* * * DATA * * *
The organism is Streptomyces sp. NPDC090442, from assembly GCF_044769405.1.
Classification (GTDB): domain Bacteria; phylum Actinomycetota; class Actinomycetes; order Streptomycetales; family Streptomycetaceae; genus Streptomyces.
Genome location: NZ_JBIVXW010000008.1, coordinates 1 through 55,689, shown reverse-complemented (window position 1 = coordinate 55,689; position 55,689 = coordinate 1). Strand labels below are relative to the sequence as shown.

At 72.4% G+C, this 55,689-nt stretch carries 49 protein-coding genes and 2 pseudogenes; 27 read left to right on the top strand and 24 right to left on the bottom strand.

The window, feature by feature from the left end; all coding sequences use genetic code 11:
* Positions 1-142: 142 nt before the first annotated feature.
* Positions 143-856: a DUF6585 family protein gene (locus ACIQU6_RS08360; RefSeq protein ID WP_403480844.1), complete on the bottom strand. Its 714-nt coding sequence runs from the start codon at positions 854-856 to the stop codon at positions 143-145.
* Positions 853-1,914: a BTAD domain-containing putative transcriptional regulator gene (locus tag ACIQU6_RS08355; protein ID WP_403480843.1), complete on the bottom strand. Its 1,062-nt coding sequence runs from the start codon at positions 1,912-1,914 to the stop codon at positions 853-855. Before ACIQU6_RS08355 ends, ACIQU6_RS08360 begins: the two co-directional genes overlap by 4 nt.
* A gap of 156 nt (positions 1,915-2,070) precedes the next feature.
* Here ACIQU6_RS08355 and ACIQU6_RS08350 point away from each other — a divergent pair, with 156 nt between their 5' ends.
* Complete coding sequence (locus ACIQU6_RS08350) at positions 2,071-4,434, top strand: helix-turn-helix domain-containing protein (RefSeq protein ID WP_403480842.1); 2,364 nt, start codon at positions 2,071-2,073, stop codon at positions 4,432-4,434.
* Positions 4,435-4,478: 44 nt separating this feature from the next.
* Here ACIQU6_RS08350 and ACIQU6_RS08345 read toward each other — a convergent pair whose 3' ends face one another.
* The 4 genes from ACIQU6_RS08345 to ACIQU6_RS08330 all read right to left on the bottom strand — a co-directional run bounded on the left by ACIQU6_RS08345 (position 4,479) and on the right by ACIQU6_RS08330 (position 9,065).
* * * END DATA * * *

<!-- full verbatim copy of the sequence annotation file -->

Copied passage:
The organism is Streptomyces sp. NPDC090442, from assembly GCF_044769405.1.
Classification (GTDB): domain Bacteria; phylum Actinomycetota; class Actinomycetes; order Streptomycetales; family Streptomycetaceae; genus Streptomyces.
Genome location: NZ_JBIVXW010000008.1, coordinates 1 through 55,689, shown reverse-complemented (window position 1 = coordinate 55,689; position 55,689 = coordinate 1). Strand labels below are relative to the sequence as shown.

At 72.4% G+C, this 55,689-nt stretch carries 49 protein-coding genes and 2 pseudogenes; 27 read left to right on the top strand and 24 right to left on the bottom strand.

The window, feature by feature from the left end; all coding sequences use genetic code 11:
* Positions 1-142: 142 nt before the first annotated feature.
* Positions 143-856: a DUF6585 family protein gene (locus ACIQU6_RS08360; RefSeq protein ID WP_403480844.1), complete on the bottom strand. Its 714-nt coding sequence runs from the start codon at positions 854-856 to the stop codon at positions 143-145.
* Positions 853-1,914: a BTAD domain-containing putative transcriptional regulator gene (locus tag ACIQU6_RS08355; protein ID WP_403480843.1), complete on the bottom strand. Its 1,062-nt coding sequence runs from the start codon at positions 1,912-1,914 to the stop codon at positions 853-855. Before ACIQU6_RS08355 ends, ACIQU6_RS08360 begins: the two co-directional genes overlap by 4 nt.
* A gap of 156 nt (positions 1,915-2,070) precedes the next feature.
* Here ACIQU6_RS08355 and ACIQU6_RS08350 point away from each other — a divergent pair, with 156 nt between their 5' ends.
* Complete coding sequence (locus ACIQU6_RS08350) at positions 2,071-4,434, top strand: helix-turn-helix domain-containing protein (RefSeq protein ID WP_403480842.1); 2,364 nt, start codon at positions 2,071-2,073, stop codon at positions 4,432-4,434.
* Positions 4,435-4,478: 44 nt separating this feature from the next.
* Here ACIQU6_RS08350 and ACIQU6_RS08345 read toward each other — a convergent pair whose 3' ends face one another.
* The 4 genes from ACIQU6_RS08345 to ACIQU6_RS08330 all read right to left on the bottom strand — a co-directional run bounded on the left by ACIQU6_RS08345 (position 4,479) and on the right by ACIQU6_RS08330 (position 9,065).